The situation is being aggravated by the contradictory actions of the Republic of Moldova concerning political and economic guarantees for both Transnistrian business and population (property rights, registration and taxation, relations with the budget and banking system of RM, etc.) and the region as a whole (local self-government, financial autonomy). It seems that Transnistrian authorities and population are not quite delighted of the prospect of the (much curtailed) rights and resources granted to the other “problematic” region – Gagauzia, which obtained special status of “administrative territorial unit” in 1995. In the meantime, it is the status that is being also proposed for Transnistria under the new law of the Republic of Moldova (July 2005).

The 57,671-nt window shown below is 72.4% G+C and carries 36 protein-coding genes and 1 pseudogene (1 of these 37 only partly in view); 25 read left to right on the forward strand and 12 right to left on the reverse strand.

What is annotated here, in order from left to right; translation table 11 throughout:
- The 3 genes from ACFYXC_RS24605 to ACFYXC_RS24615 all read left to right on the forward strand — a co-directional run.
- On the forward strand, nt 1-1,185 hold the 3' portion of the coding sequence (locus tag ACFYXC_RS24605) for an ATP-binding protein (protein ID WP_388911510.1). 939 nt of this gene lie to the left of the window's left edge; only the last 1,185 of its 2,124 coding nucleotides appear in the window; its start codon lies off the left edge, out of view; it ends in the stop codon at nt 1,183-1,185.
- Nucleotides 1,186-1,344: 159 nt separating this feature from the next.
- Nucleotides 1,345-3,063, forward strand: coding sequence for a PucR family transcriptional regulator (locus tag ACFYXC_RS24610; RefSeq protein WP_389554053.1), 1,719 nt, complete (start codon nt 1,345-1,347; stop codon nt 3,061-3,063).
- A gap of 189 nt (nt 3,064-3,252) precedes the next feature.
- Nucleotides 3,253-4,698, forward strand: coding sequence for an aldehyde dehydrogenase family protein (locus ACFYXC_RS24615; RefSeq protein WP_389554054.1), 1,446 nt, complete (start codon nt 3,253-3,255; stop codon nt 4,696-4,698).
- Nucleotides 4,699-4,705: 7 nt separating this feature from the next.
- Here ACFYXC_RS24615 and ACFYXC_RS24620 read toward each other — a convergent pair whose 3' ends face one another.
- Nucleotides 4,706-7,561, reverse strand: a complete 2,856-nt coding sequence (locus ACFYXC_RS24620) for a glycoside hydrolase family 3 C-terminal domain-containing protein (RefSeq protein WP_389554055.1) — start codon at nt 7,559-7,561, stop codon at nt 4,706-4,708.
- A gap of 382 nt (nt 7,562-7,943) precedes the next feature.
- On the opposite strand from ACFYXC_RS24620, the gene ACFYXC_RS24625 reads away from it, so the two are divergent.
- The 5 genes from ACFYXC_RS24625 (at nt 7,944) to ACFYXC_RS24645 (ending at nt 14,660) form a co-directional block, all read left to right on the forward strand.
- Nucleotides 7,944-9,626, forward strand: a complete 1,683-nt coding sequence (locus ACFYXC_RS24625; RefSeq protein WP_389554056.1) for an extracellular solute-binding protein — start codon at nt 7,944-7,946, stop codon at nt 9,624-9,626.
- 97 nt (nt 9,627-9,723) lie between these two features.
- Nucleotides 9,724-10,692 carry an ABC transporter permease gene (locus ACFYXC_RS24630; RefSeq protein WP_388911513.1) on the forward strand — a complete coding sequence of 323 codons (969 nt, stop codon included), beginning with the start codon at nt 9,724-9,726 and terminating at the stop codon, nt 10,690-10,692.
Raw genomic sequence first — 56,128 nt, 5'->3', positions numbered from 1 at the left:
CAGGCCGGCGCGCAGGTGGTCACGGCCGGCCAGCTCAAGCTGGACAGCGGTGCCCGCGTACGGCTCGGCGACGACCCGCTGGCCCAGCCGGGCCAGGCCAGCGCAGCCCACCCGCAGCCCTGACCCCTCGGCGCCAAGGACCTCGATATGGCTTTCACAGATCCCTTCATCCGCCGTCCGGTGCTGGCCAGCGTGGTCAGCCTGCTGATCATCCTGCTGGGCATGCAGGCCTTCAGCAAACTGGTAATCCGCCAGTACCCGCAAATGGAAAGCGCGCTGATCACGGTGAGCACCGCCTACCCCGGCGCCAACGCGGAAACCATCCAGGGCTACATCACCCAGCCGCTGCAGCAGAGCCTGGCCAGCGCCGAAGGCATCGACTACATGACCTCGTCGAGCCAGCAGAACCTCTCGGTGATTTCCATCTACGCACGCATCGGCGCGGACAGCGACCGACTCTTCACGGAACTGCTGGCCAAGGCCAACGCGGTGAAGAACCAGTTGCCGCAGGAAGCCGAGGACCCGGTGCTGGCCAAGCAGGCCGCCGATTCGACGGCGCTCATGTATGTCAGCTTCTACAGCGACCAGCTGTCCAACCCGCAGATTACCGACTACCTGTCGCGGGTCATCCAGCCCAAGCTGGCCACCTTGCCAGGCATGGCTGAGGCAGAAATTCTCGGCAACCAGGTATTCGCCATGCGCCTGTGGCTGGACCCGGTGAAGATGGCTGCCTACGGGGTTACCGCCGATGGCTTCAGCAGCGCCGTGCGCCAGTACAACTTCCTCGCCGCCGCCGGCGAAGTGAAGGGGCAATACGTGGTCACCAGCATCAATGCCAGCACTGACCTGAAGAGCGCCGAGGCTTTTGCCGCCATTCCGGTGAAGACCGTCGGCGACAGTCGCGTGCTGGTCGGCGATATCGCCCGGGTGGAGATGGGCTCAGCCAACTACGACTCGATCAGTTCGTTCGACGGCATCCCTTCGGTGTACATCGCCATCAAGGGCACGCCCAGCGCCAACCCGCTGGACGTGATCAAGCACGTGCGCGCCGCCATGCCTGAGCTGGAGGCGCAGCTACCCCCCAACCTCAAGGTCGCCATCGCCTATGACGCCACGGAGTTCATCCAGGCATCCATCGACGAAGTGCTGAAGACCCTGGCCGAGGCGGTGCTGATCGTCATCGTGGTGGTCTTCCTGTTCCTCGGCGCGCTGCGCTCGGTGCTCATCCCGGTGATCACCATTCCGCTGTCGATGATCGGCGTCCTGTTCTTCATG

Currently, the confrontation mood dominates relations between Moldova and Transnistria. In the meantime, they will have to search for a solution sometime or other (you cannot pick neighbors in the end). And it will most likely be within the framework of the European Charter of Local Self-Government that the Moldovan Parliament ratified in 1997. Besides, there are signs that the new generation of Transnistrian business elite (and politicians derived from it) is inclined towards a compromise in the form of a free economic zone with a special customs and tax regime. Thus, the connection of times would be restored: it was namely the decision of the Congress of Deputies of Transnistria “On creation of the Transnistrian free economic zone” (June 1990) that started self-assertion of the region as an autonomous administrative-territorial unit. And even in July 2003, after the joint Moldovan-Ukrainian actions to “normalize” the traffics in the Transnistrian sector of their border started, the Supreme Soviet of Transnistria (the local parliament) announced through its statement on measures to ensure foreign-trade activity of enterprises that “the efforts of the parties should be aimed at elaboration and implementation of the policy of a common state, including foreign trade relations, by helping economic agents to develop and advance to the new external outlets”.